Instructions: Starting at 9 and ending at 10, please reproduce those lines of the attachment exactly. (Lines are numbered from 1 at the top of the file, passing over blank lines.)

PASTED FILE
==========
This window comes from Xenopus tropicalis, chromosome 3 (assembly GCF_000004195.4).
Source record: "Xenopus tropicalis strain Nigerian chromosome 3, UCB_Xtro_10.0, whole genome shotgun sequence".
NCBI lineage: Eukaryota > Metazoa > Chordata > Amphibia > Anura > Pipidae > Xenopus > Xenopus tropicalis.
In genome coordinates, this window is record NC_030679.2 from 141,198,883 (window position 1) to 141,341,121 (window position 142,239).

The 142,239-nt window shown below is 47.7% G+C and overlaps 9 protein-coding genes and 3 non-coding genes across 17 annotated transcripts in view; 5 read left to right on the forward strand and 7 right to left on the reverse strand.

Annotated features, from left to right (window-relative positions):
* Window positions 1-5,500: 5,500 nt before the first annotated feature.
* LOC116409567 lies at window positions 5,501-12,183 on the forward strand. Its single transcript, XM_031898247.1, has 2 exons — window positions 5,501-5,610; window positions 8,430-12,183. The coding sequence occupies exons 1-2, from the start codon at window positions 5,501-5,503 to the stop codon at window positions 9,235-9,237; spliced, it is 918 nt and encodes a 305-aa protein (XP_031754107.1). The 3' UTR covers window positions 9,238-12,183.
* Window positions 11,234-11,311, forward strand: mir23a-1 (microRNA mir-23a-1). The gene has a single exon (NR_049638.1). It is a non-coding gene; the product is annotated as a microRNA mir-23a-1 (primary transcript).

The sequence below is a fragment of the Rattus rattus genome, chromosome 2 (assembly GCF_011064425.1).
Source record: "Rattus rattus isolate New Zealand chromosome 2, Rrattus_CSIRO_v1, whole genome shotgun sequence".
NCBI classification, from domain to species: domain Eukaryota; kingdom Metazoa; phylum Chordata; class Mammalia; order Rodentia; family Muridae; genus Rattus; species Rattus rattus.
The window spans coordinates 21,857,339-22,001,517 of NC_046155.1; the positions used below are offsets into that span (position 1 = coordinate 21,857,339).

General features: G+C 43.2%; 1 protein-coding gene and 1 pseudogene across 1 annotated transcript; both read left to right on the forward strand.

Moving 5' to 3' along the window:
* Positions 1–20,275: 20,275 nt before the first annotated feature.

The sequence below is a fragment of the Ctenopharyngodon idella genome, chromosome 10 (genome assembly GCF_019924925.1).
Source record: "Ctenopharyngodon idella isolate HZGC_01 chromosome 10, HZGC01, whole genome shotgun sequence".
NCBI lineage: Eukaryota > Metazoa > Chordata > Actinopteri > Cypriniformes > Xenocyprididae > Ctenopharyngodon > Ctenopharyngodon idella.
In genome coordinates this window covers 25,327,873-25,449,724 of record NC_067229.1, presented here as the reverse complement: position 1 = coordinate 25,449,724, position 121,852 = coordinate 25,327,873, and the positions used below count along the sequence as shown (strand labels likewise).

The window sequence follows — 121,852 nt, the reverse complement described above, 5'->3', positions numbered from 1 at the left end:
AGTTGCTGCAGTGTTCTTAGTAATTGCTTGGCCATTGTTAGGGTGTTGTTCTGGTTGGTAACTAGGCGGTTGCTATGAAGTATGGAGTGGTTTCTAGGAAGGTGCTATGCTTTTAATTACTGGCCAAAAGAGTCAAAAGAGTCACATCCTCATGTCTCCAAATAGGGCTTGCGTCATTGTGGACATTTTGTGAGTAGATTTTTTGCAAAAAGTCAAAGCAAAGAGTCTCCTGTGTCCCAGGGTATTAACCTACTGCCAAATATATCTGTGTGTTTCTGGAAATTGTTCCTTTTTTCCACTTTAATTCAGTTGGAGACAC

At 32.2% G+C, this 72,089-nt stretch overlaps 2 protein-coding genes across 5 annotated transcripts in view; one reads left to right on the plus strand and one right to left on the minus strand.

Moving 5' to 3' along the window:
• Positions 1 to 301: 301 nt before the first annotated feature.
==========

* Window positions 11,234-11,311, forward strand: mir23a-1 (microRNA mir-23a-1). The gene has a single exon (NR_049638.1). It is a non-coding gene; the product is annotated as a microRNA mir-23a-1 (primary transcript).

The sequence below is a fragment of the Rattus rattus genome, chromosome 2 (assembly GCF_011064425.1).